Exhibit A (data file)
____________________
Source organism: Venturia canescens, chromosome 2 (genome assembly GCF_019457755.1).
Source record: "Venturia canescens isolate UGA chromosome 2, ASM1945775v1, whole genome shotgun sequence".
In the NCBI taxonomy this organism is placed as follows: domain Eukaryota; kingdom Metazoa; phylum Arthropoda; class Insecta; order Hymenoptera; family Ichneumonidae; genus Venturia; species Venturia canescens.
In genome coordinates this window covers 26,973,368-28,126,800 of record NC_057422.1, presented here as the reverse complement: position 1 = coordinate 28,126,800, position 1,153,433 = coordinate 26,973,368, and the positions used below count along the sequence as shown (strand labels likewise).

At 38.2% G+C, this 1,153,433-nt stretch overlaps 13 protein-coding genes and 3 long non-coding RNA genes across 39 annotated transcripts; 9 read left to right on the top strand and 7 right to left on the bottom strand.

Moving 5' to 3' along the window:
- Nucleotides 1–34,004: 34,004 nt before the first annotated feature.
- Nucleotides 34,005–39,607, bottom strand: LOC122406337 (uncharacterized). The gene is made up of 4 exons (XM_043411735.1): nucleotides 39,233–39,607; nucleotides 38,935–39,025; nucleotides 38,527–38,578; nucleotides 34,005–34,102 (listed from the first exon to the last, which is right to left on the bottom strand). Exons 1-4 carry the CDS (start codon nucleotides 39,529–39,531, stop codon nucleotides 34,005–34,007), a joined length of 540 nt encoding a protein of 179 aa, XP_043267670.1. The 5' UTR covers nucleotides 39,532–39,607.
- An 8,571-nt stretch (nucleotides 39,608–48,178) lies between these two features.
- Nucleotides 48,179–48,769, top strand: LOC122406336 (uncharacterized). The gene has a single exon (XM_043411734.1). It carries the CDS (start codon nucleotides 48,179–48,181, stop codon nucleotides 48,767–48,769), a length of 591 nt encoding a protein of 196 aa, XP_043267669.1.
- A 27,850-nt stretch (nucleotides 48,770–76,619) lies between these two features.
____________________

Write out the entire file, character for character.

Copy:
Source organism: Venturia canescens, chromosome 2 (genome assembly GCF_019457755.1).
Source record: "Venturia canescens isolate UGA chromosome 2, ASM1945775v1, whole genome shotgun sequence".
In the NCBI taxonomy this organism is placed as follows: domain Eukaryota; kingdom Metazoa; phylum Arthropoda; class Insecta; order Hymenoptera; family Ichneumonidae; genus Venturia; species Venturia canescens.
In genome coordinates this window covers 26,973,368-28,126,800 of record NC_057422.1, presented here as the reverse complement: position 1 = coordinate 28,126,800, position 1,153,433 = coordinate 26,973,368, and the positions used below count along the sequence as shown (strand labels likewise).

At 38.2% G+C, this 1,153,433-nt stretch overlaps 13 protein-coding genes and 3 long non-coding RNA genes across 39 annotated transcripts; 9 read left to right on the top strand and 7 right to left on the bottom strand.

Moving 5' to 3' along the window:
- Nucleotides 1–34,004: 34,004 nt before the first annotated feature.
- Nucleotides 34,005–39,607, bottom strand: LOC122406337 (uncharacterized). The gene is made up of 4 exons (XM_043411735.1): nucleotides 39,233–39,607; nucleotides 38,935–39,025; nucleotides 38,527–38,578; nucleotides 34,005–34,102 (listed from the first exon to the last, which is right to left on the bottom strand). Exons 1-4 carry the CDS (start codon nucleotides 39,529–39,531, stop codon nucleotides 34,005–34,007), a joined length of 540 nt encoding a protein of 179 aa, XP_043267670.1. The 5' UTR covers nucleotides 39,532–39,607.
- An 8,571-nt stretch (nucleotides 39,608–48,178) lies between these two features.
- Nucleotides 48,179–48,769, top strand: LOC122406336 (uncharacterized). The gene has a single exon (XM_043411734.1). It carries the CDS (start codon nucleotides 48,179–48,181, stop codon nucleotides 48,767–48,769), a length of 591 nt encoding a protein of 196 aa, XP_043267669.1.
- A 27,850-nt stretch (nucleotides 48,770–76,619) lies between these two features.